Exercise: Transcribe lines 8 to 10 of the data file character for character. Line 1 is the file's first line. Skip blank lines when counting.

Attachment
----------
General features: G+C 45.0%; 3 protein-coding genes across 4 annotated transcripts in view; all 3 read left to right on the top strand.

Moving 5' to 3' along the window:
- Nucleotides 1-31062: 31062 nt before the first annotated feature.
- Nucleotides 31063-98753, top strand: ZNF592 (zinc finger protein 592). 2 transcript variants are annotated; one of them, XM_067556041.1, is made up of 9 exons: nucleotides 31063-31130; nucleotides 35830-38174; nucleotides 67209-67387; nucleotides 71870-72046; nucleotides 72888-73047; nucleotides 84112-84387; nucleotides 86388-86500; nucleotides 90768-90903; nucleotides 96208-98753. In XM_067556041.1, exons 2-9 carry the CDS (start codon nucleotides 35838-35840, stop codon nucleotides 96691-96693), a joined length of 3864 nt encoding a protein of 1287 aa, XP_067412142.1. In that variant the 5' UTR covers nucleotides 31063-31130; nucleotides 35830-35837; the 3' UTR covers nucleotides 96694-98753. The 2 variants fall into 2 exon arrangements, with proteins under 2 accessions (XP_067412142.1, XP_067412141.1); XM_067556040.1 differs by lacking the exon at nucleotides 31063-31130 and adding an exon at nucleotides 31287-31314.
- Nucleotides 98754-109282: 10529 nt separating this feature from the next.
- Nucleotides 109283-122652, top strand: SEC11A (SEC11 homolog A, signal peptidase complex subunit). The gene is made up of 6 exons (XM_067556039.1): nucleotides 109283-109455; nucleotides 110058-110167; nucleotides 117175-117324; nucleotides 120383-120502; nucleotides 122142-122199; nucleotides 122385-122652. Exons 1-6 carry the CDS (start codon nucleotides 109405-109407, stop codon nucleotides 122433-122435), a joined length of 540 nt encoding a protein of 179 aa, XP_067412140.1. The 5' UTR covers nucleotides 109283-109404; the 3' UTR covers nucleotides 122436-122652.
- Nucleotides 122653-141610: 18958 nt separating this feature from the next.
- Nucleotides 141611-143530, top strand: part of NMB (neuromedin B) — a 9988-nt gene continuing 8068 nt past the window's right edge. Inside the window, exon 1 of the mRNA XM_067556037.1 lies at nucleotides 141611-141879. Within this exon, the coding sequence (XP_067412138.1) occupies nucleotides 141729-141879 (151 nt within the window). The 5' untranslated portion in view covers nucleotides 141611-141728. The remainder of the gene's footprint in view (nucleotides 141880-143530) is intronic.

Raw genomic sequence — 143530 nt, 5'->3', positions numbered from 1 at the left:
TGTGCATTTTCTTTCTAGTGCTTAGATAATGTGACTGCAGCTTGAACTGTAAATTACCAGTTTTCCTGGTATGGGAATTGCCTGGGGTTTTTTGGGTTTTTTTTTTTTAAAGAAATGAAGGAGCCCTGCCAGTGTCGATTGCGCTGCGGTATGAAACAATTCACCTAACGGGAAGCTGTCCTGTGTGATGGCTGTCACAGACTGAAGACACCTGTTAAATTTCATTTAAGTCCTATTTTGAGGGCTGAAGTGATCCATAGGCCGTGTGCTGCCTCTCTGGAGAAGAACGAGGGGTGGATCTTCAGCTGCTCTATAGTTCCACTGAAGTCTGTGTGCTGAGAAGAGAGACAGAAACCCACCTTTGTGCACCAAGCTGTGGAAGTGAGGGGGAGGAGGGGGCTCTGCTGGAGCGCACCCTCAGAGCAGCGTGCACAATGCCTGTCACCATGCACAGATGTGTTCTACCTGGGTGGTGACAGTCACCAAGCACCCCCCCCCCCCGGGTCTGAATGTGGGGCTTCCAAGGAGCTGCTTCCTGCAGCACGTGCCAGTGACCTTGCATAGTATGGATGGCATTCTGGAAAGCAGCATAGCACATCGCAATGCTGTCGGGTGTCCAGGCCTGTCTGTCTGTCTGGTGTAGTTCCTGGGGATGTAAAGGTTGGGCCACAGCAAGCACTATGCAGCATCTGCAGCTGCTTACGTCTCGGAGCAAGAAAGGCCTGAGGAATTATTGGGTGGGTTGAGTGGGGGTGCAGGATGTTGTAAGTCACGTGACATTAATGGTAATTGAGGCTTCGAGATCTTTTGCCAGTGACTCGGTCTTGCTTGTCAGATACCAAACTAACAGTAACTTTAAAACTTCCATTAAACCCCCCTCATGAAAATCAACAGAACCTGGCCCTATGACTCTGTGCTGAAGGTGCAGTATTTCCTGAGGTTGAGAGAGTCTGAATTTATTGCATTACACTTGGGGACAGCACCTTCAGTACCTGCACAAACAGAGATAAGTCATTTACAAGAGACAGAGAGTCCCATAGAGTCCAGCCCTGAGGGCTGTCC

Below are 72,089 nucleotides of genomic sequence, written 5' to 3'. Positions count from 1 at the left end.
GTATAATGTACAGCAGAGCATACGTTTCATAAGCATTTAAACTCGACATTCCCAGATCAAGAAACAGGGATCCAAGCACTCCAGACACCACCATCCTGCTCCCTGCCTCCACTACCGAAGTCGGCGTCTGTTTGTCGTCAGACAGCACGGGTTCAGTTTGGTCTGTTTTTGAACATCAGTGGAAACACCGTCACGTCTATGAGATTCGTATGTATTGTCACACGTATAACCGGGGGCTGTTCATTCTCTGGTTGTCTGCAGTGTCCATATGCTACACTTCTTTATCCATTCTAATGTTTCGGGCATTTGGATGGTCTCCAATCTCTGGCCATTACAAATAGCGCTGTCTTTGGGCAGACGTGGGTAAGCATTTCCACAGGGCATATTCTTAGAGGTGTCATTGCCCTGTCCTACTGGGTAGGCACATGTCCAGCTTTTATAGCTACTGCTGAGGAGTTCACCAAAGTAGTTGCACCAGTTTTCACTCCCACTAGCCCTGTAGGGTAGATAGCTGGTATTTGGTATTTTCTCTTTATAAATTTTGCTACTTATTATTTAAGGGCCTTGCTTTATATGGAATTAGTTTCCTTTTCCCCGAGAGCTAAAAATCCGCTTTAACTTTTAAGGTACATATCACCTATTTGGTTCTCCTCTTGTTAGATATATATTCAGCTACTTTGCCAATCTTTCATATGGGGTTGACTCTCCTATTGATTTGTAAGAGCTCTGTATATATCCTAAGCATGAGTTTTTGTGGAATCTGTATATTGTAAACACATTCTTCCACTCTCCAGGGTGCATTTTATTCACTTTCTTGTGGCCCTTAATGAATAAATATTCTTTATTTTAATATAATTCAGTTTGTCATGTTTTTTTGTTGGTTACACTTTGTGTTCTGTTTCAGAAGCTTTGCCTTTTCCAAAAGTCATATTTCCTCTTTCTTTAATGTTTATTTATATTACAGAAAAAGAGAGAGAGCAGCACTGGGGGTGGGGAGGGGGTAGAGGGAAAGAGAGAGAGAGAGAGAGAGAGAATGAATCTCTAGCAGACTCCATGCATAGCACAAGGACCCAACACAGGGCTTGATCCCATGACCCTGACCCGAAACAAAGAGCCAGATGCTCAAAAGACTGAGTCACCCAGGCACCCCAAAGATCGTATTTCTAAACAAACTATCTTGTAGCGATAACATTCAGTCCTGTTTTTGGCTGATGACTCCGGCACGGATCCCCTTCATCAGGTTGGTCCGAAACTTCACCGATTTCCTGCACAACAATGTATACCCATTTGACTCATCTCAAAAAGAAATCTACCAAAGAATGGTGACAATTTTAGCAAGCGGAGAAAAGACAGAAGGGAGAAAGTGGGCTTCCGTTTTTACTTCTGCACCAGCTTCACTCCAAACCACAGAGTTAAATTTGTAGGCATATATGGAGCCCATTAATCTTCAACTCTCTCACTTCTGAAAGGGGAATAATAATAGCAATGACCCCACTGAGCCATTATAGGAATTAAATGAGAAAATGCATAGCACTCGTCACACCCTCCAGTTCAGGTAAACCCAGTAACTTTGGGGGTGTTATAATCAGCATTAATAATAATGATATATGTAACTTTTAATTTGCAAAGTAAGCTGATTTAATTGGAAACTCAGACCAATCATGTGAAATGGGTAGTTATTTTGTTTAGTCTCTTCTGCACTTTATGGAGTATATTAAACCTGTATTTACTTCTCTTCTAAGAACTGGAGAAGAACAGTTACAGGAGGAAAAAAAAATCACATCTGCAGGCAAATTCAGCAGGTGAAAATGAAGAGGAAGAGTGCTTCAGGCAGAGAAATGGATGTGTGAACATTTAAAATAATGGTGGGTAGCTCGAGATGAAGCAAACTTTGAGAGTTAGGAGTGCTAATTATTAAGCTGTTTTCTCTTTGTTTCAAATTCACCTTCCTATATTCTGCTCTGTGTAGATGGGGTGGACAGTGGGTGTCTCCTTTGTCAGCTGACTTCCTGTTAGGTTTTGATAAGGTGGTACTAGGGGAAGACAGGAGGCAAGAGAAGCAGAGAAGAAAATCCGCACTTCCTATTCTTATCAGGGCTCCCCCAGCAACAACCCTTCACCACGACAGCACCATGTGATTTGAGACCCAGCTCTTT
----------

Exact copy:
- Nucleotides 141611-143530, top strand: part of NMB (neuromedin B) — a 9988-nt gene continuing 8068 nt past the window's right edge. Inside the window, exon 1 of the mRNA XM_067556037.1 lies at nucleotides 141611-141879. Within this exon, the coding sequence (XP_067412138.1) occupies nucleotides 141729-141879 (151 nt within the window). The 5' untranslated portion in view covers nucleotides 141611-141728. The remainder of the gene's footprint in view (nucleotides 141880-143530) is intronic.

Raw genomic sequence — 143530 nt, 5'->3', positions numbered from 1 at the left:
TGTGCATTTTCTTTCTAGTGCTTAGATAATGTGACTGCAGCTTGAACTGTAAATTACCAGTTTTCCTGGTATGGGAATTGCCTGGGGTTTTTTGGGTTTTTTTTTTTTAAAGAAATGAAGGAGCCCTGCCAGTGTCGATTGCGCTGCGGTATGAAACAATTCACCTAACGGGAAGCTGTCCTGTGTGATGGCTGTCACAGACTGAAGACACCTGTTAAATTTCATTTAAGTCCTATTTTGAGGGCTGAAGTGATCCATAGGCCGTGTGCTGCCTCTCTGGAGAAGAACGAGGGGTGGATCTTCAGCTGCTCTATAGTTCCACTGAAGTCTGTGTGCTGAGAAGAGAGACAGAAACCCACCTTTGTGCACCAAGCTGTGGAAGTGAGGGGGAGGAGGGGGCTCTGCTGGAGCGCACCCTCAGAGCAGCGTGCACAATGCCTGTCACCATGCACAGATGTGTTCTACCTGGGTGGTGACAGTCACCAAGCACCCCCCCCCCCCGGGTCTGAATGTGGGGCTTCCAAGGAGCTGCTTCCTGCAGCACGTGCCAGTGACCTTGCATAGTATGGATGGCATTCTGGAAAGCAGCATAGCACATCGCAATGCTGTCGGGTGTCCAGGCCTGTCTGTCTGTCTGGTGTAGTTCCTGGGGATGTAAAGGTTGGGCCACAGCAAGCACTATGCAGCATCTGCAGCTGCTTACGTCTCGGAGCAAGAAAGGCCTGAGGAATTATTGGGTGGGTTGAGTGGGGGTGCAGGATGTTGTAAGTCACGTGACATTAATGGTAATTGAGGCTTCGAGATCTTTTGCCAGTGACTCGGTCTTGCTTGTCAGATACCAAACTAACAGTAACTTTAAAACTTCCATTAAACCCCCCTCATGAAAATCAACAGAACCTGGCCCTATGACTCTGTGCTGAAGGTGCAGTATTTCCTGAGGTTGAGAGAGTCTGAATTTATTGCATTACACTTGGGGACAGCACCTTCAGTACCTGCACAAACAGAGATAAGTCATTTACAAGAGACAGAGAGTCCCATAGAGTCCAGCCCTGAGGGCTGTCC